Agile Insider reality bytes…


Agile, a poem

The Agile Journey

Agile is a Journey

I thought I'd have a little blast at poetry for fun...

Agile is not a Gift I can Give,
Nor is it a Method I can Teach,
It is a Choice You must willingly Take,
And a Journey You are willing to Make.

The road Never ends,
It Twists and it Turns,
But the Road is your Road,
And it's your Trail which Blazes.

Don't be a Passenger,
Don't pay a Chauffeur,
Grab hold of the wheel,
And Pick your own Pace.

Take those Detours,
Enjoy the Delights,
Splash in the Fountains,
Chase those Green Lights.

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Updated – Agile Hitler – He’s Using Git

It's been a few years since Hitler found agile , so it's nice to see that Hitler is now enjoying git...


Ten Commandments of Agile

I've posted a few entries now about my unease with the fuzziness surrounding Agile and how I feel it needs some clarity so I thought I'd have a quick stab at it.

The following commandments would be my first stab at such a list which would apply to any person who is part of or interacts with an Agile team.

  1. Thou shalt not negotiate quality
  2. Thou shalt not prophesize without proof
  3. Thou shalt not falsify the facts
  4. Thou shalt not force thy wishes on others
  5. Thou shalt not discourage those around you
  6. Thou shalt not disparage the actions of others
  7. Thou shalt not work without committment
  8. Thou shalt not focus on more than a singular item
  9. Thou shalt not demonstrate incomplete work
  10. Thou shalt not act in isolation

Of course, this is just a bit of fun on my part, but I fail to see why there can't be a set of golden rules of Agile? This is also a very quick list, so who knows, I may revisit this at some time to refine it...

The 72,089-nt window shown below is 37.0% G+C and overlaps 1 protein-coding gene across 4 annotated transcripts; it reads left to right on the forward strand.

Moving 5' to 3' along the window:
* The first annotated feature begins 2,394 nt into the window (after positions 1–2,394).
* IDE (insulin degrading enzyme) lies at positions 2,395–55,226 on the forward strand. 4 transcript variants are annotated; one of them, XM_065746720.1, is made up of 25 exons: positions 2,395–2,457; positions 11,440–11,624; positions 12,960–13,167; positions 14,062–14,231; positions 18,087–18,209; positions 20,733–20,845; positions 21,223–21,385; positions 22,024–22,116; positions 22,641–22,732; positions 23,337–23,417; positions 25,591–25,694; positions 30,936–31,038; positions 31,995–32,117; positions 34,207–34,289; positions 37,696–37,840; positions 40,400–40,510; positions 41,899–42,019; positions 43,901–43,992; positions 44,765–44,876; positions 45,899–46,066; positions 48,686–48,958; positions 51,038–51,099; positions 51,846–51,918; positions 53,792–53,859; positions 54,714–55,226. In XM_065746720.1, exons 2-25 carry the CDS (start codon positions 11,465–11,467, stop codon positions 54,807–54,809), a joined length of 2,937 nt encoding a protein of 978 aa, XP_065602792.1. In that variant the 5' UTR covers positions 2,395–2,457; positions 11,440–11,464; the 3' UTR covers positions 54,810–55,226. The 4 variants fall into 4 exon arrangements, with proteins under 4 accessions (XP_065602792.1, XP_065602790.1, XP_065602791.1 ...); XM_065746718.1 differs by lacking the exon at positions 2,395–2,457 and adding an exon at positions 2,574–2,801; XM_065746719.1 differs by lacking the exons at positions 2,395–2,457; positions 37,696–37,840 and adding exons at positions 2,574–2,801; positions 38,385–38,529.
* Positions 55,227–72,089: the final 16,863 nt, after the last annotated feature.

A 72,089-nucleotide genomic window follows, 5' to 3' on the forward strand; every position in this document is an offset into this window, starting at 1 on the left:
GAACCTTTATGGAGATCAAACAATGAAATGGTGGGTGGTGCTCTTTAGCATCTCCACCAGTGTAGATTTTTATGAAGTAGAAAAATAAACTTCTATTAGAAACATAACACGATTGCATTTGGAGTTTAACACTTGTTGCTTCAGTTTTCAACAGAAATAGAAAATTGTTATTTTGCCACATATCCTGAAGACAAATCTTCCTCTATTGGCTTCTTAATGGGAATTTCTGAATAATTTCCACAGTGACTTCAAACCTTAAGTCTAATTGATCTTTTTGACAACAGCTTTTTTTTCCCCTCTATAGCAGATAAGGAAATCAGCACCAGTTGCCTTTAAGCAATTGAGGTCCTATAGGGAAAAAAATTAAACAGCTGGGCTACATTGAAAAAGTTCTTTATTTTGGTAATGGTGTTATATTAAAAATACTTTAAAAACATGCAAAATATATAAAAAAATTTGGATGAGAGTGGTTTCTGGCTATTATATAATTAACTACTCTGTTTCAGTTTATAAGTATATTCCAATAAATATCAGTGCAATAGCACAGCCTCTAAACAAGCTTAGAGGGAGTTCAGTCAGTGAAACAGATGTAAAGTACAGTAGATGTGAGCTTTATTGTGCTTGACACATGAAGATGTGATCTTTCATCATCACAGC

Also, please note, I'm not being remotely fuzzy about this...  I'm not saying

"I value not negotiating quality over allowing any old crap in the code..."


Delivering Early

The MMF wasn't quite complete.

The MMF wasn't quite complete.

I've seen plenty of fancy graphs demonstrating how agile provides faster ROI through early delivery and while this can certainly be true in some cases, it doesn't necessarily hold true for all cases.

Just because a feature is done, doesn't mean you could, or even should deliver it...  The Minimal Marketable Feature set (MMF) is very important for determining when to go live.  When you take the MMF into account, then agile doesn't deliver any value until the MMF is complete and this certainly won't be within the first iteration.

Of course, once the MMF is done, agile will win hands down delivering new functionality, enhancements and bug fixes (what bugs?)...

So what went wrong in the picture?  What was the MMF

  1. Wheels/Chassis
  2. Engine/Gearbox
  3. Steering
  4. A Seat

And guess what, they've ticked all the boxes, I'm so excited I'm going to run off now to my local dealership and  snap one up...

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Too Many Broths Spoil The Cook

Too Many BrothsI' ve got several things bubbling over at the moment and because I never bothered capturing them as stories and placing them in a backlog I'm really struggling to make headway with any of them.  Some are personal experimentation, others are professional and finally there's a few projects which may end up as open source.

So what's stopping me making this backlog?  It's the lack of a single coherent customer to do the prioritisation of course.  I could certainly pull out all the things I want to do into a set of stories, but would it be right for me to also play the customer role?  I certainly don't want to ask my work to do the prioritisation, since I know which side of the fence they'll lean on...

I think my personal challenge is quite similar to many projects I have witnessed where there has not been a single customer.  It becomes extremely difficult to prioritise stories and deliver a single useful end to end feature and instead we deliver lots of little bits and pieces.  Of course, switching contexts in itself is extremely expensive in terms of productivity, but unless there is a single customer, with clear goals and a solid backlog of well expressed stories then switching contexts is inevitable.

What do I plan to do?  Well first and foremost I'm going to take the baby-step of at least creating my backlog of stories...  By definition, these are my stories, so in reality I am the customer, I guess I'm just like all other customers, I'm not a very good one and I like to keep changing my mind - oh well...